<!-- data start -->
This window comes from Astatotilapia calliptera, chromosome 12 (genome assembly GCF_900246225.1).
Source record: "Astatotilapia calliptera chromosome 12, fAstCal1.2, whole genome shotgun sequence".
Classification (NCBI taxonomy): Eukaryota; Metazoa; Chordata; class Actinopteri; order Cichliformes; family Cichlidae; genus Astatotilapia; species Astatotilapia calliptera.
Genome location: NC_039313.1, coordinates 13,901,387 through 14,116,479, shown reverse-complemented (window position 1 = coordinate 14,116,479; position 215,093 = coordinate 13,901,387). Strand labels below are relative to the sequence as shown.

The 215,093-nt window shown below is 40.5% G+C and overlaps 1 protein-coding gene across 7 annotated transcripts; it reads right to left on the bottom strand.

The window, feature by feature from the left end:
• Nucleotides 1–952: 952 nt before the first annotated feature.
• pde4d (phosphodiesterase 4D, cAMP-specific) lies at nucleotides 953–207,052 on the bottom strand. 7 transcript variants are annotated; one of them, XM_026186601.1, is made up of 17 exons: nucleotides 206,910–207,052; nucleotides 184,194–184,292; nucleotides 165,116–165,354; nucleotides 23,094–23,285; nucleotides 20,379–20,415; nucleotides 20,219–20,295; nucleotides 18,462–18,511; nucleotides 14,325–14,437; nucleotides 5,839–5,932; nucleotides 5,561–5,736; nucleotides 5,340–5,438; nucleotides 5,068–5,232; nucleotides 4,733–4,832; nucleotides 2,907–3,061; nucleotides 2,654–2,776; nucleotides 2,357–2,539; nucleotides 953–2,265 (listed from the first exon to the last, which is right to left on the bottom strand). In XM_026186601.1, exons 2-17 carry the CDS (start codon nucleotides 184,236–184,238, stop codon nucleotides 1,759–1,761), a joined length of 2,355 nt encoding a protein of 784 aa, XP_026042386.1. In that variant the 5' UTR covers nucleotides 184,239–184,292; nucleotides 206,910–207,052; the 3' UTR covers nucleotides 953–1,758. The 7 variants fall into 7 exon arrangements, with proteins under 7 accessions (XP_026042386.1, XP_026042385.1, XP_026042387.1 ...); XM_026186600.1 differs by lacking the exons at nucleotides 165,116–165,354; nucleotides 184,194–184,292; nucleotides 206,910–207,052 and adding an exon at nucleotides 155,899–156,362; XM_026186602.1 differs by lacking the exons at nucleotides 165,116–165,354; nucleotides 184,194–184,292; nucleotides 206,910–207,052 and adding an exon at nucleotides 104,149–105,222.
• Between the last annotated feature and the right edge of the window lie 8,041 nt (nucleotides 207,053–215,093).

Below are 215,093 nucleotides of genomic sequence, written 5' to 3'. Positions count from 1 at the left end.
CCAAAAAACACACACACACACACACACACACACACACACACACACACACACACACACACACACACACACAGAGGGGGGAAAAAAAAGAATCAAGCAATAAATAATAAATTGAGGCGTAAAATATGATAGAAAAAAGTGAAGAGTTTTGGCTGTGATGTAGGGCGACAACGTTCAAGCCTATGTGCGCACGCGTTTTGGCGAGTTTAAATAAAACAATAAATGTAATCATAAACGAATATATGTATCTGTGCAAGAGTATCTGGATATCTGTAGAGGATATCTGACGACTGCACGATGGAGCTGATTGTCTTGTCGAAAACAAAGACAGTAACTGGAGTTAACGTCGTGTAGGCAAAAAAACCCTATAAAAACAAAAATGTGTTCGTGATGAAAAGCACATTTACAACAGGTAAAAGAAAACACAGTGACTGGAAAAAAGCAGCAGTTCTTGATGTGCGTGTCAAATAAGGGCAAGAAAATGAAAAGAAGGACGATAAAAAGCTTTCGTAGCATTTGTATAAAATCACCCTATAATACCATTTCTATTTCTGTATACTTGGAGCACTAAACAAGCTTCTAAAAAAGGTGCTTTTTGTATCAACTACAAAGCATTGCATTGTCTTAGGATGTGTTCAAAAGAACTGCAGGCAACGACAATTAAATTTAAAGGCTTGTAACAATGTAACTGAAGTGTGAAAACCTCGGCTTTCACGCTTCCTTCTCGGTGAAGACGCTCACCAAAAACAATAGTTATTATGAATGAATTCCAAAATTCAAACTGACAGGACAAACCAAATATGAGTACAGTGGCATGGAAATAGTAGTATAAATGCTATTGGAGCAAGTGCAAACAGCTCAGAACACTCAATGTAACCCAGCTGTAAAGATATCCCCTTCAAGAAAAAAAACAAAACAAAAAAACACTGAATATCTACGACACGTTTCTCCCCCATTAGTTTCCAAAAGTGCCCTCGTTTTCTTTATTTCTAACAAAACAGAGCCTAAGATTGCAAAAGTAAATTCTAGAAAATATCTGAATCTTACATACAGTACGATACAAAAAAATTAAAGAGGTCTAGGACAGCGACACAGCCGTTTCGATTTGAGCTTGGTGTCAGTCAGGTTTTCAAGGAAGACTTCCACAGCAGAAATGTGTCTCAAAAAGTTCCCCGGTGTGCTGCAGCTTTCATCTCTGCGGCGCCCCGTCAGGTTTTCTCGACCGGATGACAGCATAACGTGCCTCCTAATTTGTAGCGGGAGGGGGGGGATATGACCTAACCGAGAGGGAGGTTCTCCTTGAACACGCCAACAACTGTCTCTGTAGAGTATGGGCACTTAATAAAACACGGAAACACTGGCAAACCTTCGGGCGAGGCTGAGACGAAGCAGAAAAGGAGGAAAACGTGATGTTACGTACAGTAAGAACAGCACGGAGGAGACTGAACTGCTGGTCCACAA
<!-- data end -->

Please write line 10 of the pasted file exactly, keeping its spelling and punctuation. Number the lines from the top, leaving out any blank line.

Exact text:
Below are 215,093 nucleotides of genomic sequence, written 5' to 3'. Positions count from 1 at the left end.